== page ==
The Benefits of Including Children in Participatory Placemaking

by Amy Wagenfeld, PhD, OTR/L, SCEM, FAOTA, Affil. ASLA

A third grade student exploring an outdoor space with peers
When third graders explored opportunities to redesign the Civic Area, they wanted to honor the wildlife that lived there. This boy signals to his peers, “Shh, don’t scare the ducks!” / image: Stephen Cardinale

We are honored to share the second of a three-part interview with Victoria (Tori) Derr, Louise Chawla, and Mara Mintzer (please see part one: Not Just Climate Strikes: Giving Young People Roles in Community Greening, published last week). The three worked together on Growing Up Boulder (whose home base is at the University of Colorado Boulder), a program to engage children and teens in city planning and design. They also co-authored the book Placemaking with Children and Youth: Participatory Practices to Plan Sustainable Communities, winner of the 2019 Achievement Award from the Environmental Design Research Association. A new book, The Routledge Handbook of Designing Public Spaces for Young People, contains chapters by Louise and Mara on developing partnerships for child and youth participation and ensuring that young people’s ideas influence final plans. Happy reading!
– Amy Wagenfeld, PhD, OTR/L, SCEM, EDAC, FAOTA, Affil. ASLA

What are the advantages for everyone of including children on a design team?

Victoria (Tori) Derr, Louise Chawla, and Mara Mintzer (TD, LC, MM): Children bring a playfulness that lightens the work and energizes creativity. They literally see the world from different perspectives, given their different heights and their love of climbing and running over, around, and through the landscape. Children bring freedom from preconceived expectations. We find that children tend to think about all groups in their community—including other species! When the City of Boulder gathered input from all ages in preparation for redeveloping the downtown Civic Area, preschoolers and elementary school students were the voices for biodiversity. They wanted to make sure that changes would accommodate ducks, other birds, squirrels, and butterflies.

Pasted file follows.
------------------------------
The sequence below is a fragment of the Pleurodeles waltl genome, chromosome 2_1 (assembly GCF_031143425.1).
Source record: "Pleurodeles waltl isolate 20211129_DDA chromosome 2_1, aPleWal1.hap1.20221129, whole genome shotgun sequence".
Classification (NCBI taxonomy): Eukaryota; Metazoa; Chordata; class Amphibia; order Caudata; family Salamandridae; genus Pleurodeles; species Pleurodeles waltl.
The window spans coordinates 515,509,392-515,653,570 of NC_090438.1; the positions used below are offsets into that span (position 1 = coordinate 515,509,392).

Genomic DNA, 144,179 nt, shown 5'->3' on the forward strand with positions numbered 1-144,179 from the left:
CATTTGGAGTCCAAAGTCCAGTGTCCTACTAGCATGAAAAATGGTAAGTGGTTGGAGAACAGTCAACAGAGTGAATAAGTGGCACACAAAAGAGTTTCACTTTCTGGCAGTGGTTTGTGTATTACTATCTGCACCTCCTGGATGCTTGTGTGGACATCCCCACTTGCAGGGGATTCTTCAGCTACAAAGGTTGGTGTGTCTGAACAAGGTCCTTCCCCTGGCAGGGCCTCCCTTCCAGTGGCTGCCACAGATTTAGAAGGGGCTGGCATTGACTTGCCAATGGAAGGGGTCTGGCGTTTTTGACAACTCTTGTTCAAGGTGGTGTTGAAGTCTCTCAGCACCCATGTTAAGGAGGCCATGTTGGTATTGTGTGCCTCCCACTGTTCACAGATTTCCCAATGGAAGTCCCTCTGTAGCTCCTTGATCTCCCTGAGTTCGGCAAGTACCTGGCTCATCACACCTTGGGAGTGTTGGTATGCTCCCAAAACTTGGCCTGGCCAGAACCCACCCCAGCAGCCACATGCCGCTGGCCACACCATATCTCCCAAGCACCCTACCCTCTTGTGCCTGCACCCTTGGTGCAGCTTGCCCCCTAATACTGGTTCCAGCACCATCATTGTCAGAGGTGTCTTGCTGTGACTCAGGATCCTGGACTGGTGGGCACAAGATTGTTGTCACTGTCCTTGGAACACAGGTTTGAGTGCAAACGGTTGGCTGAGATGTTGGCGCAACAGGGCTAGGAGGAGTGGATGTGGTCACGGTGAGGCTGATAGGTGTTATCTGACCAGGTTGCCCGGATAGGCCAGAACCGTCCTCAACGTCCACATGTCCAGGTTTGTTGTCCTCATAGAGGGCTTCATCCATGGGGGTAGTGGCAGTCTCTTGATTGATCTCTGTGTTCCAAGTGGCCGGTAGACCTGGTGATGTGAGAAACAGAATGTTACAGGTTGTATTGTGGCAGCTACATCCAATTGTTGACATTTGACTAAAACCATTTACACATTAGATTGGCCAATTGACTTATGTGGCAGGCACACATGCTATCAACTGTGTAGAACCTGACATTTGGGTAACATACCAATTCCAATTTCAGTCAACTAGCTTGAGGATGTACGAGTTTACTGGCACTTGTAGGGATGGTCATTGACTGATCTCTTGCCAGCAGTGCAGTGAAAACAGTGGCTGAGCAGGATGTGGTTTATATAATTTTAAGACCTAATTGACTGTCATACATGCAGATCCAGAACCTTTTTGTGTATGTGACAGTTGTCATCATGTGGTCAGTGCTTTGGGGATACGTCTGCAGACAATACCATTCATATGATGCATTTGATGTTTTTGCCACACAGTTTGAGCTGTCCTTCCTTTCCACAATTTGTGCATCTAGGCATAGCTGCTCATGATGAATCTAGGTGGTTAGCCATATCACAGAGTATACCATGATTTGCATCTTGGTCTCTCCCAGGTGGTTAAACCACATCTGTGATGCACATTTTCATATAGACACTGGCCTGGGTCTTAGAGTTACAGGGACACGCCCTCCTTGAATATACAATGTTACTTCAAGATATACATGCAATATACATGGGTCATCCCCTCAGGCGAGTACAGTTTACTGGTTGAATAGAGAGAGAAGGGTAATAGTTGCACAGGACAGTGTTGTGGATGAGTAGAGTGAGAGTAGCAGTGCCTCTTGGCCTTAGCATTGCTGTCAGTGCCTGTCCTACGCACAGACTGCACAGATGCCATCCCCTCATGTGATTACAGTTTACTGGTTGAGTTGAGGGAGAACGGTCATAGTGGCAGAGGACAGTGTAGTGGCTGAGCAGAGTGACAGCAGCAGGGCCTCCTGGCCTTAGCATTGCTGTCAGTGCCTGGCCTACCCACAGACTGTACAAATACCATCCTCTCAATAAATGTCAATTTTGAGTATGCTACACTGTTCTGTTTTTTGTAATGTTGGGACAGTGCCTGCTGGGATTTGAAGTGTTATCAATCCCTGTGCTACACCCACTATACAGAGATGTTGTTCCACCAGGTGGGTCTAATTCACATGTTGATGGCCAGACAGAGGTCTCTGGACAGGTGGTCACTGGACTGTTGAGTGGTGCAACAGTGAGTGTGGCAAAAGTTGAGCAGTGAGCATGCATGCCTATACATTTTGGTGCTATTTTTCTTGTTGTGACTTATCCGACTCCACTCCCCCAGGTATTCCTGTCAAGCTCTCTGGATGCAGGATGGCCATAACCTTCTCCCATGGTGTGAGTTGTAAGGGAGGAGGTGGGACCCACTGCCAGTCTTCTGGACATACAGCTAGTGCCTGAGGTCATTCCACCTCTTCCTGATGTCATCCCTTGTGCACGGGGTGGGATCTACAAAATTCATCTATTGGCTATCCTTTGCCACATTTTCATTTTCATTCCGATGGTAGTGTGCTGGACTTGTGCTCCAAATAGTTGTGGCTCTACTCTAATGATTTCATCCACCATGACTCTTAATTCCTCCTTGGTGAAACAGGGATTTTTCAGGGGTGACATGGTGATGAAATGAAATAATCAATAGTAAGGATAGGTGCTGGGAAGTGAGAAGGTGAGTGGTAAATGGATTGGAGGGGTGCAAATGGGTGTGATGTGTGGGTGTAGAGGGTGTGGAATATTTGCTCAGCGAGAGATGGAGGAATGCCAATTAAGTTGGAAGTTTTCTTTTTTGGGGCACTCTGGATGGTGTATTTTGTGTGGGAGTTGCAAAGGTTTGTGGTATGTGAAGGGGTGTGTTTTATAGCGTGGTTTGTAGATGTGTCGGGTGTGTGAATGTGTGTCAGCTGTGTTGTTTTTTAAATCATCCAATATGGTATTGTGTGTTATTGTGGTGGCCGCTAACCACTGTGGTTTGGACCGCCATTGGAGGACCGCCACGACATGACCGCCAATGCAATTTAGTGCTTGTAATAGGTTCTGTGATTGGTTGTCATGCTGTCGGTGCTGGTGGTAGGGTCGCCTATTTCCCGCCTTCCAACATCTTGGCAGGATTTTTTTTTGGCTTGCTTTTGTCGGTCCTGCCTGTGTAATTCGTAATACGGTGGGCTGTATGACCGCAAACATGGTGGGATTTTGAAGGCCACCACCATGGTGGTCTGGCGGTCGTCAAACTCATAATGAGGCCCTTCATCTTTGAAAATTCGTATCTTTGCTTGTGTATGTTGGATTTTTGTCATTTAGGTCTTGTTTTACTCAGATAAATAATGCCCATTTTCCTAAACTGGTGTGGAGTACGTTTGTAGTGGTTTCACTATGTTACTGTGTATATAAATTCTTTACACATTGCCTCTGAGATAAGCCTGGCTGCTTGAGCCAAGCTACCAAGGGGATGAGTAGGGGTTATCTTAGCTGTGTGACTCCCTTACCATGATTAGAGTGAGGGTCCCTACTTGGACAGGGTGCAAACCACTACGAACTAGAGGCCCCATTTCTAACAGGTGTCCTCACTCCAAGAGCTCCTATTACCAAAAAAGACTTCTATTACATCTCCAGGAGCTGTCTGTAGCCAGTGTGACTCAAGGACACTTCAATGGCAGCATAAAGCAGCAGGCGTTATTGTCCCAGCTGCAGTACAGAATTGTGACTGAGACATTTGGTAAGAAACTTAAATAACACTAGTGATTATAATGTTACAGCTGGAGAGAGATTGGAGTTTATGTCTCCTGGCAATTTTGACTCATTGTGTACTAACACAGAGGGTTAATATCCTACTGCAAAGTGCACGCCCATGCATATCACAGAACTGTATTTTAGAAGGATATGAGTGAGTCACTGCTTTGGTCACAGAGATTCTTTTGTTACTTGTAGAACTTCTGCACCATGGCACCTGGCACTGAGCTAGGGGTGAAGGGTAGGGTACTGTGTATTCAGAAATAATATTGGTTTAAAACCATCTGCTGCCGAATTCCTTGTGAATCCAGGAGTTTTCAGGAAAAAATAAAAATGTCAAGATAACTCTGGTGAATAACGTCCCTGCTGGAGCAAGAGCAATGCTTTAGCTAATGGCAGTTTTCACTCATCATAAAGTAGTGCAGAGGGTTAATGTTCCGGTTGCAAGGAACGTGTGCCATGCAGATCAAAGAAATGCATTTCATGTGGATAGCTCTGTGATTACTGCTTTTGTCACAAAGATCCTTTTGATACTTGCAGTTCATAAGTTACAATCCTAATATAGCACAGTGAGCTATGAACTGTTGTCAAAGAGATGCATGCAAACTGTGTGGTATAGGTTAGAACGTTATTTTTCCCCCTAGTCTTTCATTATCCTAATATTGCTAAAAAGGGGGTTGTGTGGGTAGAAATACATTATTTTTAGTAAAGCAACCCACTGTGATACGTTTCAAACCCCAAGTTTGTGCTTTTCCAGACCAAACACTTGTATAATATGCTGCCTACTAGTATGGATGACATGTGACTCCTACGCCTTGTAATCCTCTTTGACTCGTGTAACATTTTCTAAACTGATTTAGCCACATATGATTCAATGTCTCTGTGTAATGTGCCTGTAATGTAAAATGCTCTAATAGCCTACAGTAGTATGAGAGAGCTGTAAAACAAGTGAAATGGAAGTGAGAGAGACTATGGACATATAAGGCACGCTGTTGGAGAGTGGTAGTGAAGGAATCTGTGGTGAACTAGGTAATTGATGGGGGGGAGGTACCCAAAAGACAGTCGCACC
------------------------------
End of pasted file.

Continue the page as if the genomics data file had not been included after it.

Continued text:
Young people’s playful perspective was a central design theme for safe walking routes in a co-design of neighborhoods in the Netherlands. / image: Speelwijk

Working with children is also a good way to access their families and communities. In our work, we are committed to reaching out to underrepresented children and children with disabilities. Busy parents and members of marginalized communities don’t usually show up for public meetings, but children can bring in their views in different ways. In one of the methods we have used, high school students interviewed a family member about, “What made a great public space where you grew up?” The results revealed elements of great spaces from around the world.

In the evaluation of Mexico City’s public spaces for Jugar la Ciudad, children sometimes described appropriating residual play spaces amid a changing city. / image: Börries Nehe

In our book, Placemaking with Children and Youth, we describe the work of the Laboratory for the City, which sought to create a space for designers, the public, and children to promote play and spatial justice in Mexico City. Over five years, this lab introduced a variety of projects. The Laboratory also collaborated with children’s rights researcher Tuline Gülgönen and the French Center for Mexican and Central American Studies to produce the book Jugar la Ciudad (Play the City), which analyzed the city from the perspective of children, as a place to play and interact. The analysis identified challenges, such as playgrounds surrounded by dangerous streets and the absence of children in public spaces, which generated a range of design solutions for children to be better integrated into the public sphere.